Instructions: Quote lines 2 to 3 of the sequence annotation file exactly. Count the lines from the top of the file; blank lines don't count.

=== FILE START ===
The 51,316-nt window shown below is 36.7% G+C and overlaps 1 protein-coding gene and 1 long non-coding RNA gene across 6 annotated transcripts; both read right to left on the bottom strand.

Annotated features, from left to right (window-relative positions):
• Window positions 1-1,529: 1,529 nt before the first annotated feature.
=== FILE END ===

Annotated features, from left to right (window-relative positions):
• Window positions 1-1,529: 1,529 nt before the first annotated feature.